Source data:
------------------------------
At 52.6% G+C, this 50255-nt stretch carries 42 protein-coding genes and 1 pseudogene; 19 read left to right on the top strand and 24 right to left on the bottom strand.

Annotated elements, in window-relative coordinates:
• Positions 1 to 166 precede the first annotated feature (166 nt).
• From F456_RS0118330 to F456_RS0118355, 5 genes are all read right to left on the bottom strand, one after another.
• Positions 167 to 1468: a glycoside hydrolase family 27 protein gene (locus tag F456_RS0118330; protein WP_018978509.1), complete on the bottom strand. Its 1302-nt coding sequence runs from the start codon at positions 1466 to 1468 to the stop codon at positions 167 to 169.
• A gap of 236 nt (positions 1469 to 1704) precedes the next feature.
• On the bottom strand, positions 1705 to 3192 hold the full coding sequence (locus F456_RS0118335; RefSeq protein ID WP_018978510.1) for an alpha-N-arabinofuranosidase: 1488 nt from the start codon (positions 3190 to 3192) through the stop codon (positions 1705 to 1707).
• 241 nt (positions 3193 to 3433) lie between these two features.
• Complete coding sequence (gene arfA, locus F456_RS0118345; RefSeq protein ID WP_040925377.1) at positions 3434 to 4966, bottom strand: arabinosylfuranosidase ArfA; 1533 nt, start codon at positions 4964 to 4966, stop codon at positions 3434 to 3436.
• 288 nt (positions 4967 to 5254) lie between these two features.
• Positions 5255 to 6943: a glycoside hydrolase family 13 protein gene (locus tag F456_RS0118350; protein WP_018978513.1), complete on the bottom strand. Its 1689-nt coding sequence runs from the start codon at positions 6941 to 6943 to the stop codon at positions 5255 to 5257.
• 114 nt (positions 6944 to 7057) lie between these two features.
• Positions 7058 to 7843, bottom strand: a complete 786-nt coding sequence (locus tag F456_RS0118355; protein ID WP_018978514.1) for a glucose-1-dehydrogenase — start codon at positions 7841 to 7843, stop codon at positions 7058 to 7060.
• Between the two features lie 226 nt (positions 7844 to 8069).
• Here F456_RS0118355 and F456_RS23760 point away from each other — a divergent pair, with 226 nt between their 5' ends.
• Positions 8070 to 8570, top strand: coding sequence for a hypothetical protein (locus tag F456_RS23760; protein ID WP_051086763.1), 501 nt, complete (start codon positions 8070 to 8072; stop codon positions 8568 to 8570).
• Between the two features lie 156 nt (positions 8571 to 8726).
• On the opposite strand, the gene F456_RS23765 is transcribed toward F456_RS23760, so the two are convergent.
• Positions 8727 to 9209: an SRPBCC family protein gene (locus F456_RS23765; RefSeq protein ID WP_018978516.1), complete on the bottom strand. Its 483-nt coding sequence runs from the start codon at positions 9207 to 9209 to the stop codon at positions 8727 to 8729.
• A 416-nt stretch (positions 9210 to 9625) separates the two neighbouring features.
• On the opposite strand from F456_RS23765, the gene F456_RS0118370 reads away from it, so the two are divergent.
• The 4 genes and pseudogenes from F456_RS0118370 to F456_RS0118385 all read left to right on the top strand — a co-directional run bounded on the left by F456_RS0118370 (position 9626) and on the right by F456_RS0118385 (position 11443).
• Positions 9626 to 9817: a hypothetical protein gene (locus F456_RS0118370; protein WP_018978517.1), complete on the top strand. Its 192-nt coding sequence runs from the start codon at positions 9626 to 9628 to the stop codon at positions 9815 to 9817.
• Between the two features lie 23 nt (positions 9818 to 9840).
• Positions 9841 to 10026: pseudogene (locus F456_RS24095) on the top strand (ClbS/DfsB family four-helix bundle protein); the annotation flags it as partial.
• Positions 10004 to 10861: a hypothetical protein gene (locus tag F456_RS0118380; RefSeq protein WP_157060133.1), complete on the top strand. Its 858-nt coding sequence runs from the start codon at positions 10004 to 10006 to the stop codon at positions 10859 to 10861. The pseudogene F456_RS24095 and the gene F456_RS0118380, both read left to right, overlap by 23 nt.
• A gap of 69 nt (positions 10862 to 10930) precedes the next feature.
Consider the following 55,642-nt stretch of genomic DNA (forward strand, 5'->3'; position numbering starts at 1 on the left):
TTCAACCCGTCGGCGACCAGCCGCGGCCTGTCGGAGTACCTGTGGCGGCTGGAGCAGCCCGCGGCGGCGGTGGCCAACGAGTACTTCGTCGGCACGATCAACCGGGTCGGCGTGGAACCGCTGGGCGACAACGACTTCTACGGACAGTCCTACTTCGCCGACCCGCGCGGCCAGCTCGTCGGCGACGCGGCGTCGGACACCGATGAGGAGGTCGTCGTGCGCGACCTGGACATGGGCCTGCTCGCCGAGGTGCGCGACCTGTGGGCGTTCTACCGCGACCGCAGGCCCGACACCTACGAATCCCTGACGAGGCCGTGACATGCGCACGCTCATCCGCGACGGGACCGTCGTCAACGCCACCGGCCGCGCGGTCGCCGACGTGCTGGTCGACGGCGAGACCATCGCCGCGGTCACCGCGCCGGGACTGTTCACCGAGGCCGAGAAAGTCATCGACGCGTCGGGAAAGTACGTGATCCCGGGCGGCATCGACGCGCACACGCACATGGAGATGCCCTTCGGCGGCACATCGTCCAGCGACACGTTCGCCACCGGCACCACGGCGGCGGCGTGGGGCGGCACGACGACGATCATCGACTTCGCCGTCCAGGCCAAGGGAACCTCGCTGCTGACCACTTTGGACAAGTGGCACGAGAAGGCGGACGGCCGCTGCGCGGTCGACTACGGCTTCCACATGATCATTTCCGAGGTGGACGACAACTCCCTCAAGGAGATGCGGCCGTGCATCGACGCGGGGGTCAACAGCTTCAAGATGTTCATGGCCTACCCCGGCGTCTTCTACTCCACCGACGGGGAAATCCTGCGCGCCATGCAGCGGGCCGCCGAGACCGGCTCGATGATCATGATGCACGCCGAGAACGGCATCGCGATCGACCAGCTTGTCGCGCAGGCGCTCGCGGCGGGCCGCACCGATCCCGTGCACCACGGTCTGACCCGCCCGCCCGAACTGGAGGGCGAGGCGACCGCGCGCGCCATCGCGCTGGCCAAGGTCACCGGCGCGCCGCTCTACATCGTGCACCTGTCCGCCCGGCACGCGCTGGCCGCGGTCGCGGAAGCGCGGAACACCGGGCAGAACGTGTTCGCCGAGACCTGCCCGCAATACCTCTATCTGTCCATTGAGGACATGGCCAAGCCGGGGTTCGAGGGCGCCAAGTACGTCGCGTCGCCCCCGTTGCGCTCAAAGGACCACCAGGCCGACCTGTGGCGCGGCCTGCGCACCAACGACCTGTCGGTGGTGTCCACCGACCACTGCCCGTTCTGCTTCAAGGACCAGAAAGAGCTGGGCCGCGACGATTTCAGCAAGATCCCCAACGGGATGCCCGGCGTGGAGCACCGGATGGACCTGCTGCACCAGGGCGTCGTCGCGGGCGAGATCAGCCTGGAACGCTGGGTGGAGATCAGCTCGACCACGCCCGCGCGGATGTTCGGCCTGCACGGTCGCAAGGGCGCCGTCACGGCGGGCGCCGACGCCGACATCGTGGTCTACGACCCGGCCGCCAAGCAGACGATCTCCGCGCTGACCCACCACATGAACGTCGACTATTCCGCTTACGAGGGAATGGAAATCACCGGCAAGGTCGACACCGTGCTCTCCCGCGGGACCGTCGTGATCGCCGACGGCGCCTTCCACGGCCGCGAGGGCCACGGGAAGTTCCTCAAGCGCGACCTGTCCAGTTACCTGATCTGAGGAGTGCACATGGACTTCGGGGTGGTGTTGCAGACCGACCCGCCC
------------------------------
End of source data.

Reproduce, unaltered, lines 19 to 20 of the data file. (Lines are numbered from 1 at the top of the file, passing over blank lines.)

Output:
• Positions 8727 to 9209: an SRPBCC family protein gene (locus F456_RS23765; RefSeq protein ID WP_018978516.1), complete on the bottom strand. Its 483-nt coding sequence runs from the start codon at positions 9207 to 9209 to the stop codon at positions 8727 to 8729.
• A 416-nt stretch (positions 9210 to 9625) separates the two neighbouring features.